The hologram formed on the spherical diopter 31 is such that from the spectral point of view it is efficient for the light rays of a band corresponding to those of the image former. This band may more particularly be situated in the green and corresponds to a narrow spectral band of the visible spectrum. The second condition which the hologram satisfies is that of the range of angle of incidence required for obtaining the desired observation field θ. The limit incidence values presented by the endmost rays RH and RB when they arrive on the convex side of the spherical mirror 31 define a first incidence range for which the mirror 31 must be passing. To these values there corresponds, after reflection on the flat semitransparent mirror 32, a second range of incidences presented by the radiation from the image former when it reaches the convave side of the spherical mirror 31. For this second range the hologram is defined selective and reflecting, which means that said ranges are distinct. The hologram is not selective on reflection for the radiation which is situated outside this second range, or which is situated outside the selected spectral band. Thus, the radiation from the landscape will substantially all pass through the mirror 31, except only for the radiation included in the selected spectral band and which has an incidence value included in the range of incidences selected for reflection.

From the loss point of view, the losses should be essentially considered at the level of the partially transparent mirror 32 when the image radiation with axis Z1 is reflected first of all by the mirror, then passes through it after being reflected from the mirror 31; furthermore the radiation from the landscape also passes through this mirror and is partially eliminated by reflection. It may however be considered that the system has a very good energy efficiency since it allows up to 25% of energy transmission to be obtained in the image path and of the order of 45% in the landscape path.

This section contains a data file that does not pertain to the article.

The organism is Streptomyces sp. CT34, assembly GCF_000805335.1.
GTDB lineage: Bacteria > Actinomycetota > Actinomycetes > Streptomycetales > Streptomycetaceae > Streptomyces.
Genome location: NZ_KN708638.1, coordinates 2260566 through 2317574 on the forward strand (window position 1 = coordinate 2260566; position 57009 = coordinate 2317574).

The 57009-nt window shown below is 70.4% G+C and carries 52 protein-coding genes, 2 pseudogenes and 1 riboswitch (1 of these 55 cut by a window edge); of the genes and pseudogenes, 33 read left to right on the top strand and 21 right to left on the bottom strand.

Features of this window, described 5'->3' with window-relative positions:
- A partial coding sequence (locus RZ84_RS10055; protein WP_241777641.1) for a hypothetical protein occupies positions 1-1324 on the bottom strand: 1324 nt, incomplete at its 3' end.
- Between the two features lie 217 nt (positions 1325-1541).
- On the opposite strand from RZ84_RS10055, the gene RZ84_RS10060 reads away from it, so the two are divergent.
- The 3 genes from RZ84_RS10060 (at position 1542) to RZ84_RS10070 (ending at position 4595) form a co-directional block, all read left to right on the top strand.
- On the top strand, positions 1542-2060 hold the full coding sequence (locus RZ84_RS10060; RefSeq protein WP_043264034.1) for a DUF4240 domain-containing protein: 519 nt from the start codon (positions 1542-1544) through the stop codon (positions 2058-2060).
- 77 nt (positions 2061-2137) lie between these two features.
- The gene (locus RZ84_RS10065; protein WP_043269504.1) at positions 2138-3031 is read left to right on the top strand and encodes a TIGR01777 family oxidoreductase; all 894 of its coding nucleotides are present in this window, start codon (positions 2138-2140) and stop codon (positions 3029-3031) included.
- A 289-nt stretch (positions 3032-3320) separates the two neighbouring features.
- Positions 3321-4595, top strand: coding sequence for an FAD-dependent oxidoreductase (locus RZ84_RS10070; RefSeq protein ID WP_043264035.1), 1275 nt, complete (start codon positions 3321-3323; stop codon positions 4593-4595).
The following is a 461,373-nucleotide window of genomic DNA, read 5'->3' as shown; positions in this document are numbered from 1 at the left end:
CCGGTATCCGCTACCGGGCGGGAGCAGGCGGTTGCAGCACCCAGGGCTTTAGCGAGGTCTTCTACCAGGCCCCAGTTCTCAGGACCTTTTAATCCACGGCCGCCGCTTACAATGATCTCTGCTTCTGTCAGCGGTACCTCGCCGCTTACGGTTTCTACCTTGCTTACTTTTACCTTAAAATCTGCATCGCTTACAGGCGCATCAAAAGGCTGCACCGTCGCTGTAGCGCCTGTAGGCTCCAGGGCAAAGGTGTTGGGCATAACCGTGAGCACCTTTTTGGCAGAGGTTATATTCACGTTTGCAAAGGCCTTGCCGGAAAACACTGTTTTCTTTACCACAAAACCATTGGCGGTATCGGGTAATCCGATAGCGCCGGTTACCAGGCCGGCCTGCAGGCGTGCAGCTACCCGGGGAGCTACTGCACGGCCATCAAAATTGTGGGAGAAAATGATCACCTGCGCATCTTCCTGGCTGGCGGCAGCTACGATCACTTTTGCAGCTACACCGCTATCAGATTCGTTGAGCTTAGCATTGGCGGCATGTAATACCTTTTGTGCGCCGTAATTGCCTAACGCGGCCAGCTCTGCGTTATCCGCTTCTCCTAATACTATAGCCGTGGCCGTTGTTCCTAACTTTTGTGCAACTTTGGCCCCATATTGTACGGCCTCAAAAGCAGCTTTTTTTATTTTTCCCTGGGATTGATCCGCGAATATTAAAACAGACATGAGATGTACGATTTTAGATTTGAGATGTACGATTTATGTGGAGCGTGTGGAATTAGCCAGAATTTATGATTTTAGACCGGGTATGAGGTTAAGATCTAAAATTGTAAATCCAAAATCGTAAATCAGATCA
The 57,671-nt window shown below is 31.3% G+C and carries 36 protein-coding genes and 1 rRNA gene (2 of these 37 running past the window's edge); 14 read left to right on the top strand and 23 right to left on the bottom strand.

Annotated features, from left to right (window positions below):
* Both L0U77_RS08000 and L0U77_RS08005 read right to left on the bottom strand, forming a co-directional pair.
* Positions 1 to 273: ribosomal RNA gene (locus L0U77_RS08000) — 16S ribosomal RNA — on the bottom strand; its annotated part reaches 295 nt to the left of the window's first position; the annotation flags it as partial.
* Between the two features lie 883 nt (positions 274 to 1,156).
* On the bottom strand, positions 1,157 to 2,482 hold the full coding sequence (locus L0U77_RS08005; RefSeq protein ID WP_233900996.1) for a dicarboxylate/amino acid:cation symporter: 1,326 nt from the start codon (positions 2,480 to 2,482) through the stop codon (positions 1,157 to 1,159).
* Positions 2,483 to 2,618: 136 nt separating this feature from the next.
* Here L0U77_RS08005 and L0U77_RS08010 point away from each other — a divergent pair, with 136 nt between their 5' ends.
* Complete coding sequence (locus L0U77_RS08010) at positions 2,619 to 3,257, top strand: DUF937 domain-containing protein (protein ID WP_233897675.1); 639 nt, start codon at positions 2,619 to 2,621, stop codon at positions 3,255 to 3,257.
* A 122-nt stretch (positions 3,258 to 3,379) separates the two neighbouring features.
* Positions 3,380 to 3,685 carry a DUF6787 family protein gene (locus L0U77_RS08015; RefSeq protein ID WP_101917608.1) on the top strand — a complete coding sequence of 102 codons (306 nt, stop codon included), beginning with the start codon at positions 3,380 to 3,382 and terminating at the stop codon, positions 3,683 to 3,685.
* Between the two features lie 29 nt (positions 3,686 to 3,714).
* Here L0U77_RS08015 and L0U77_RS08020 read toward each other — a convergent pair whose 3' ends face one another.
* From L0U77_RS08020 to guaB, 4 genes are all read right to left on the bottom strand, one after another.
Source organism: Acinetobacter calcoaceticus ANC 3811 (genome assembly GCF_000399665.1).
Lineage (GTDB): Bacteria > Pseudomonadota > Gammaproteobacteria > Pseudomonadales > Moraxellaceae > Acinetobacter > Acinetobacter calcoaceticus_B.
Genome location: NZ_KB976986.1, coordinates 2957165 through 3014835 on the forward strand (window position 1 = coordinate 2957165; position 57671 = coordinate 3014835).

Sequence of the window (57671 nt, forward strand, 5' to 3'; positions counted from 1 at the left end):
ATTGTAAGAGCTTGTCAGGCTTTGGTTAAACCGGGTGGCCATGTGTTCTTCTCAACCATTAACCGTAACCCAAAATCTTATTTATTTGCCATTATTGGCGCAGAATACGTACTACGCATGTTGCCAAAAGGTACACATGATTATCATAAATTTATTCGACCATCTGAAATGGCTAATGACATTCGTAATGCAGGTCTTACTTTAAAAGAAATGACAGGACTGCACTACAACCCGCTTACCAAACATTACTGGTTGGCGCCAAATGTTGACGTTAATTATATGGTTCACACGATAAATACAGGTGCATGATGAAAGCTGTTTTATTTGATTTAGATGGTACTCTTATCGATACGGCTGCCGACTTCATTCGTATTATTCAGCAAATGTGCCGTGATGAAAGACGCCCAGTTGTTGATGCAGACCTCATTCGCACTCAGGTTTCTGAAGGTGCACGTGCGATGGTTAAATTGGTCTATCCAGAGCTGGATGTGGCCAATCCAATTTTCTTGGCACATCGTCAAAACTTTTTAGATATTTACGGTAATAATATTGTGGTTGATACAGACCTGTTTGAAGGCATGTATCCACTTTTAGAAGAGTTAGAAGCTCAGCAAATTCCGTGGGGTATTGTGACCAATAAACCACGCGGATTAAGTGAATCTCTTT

FIG. 3 shows one embodiment of plate 4 in which is included the collimater-combiner assembly 31, 32. This device is in fact formed of three pieces of glass which fit into each other, a first piece 41 of which a flat face SF1 forms a lateral face of plate 4 and whose other flat face SF2 will receive a deposit corresponding to the flat mirror 32 over a zone of an extent required for forming this mirror so as to obtain the desired elevational and horizontal deflection observation field. A second piece 42 also has a flat face SF3 which corresponds to the second lateral face of plate 4 and another face SF4 machined so as to be partially concave. The remaining flat part of this face SF4 bears on the corresponding flat part of face SF2 of piece 41. The third piece 43 includes a flat face and a convex face and fills the space between pieces 41 and 42. The convex face receives the deposit which forms the spherical holographic mirror 31. The assembly 4 of pieces 41, 42 and 43 are made from the same transparent material preferably formed from glass. It should be noted that the deposit corresponding to mirror 32 may be made on the central element 43.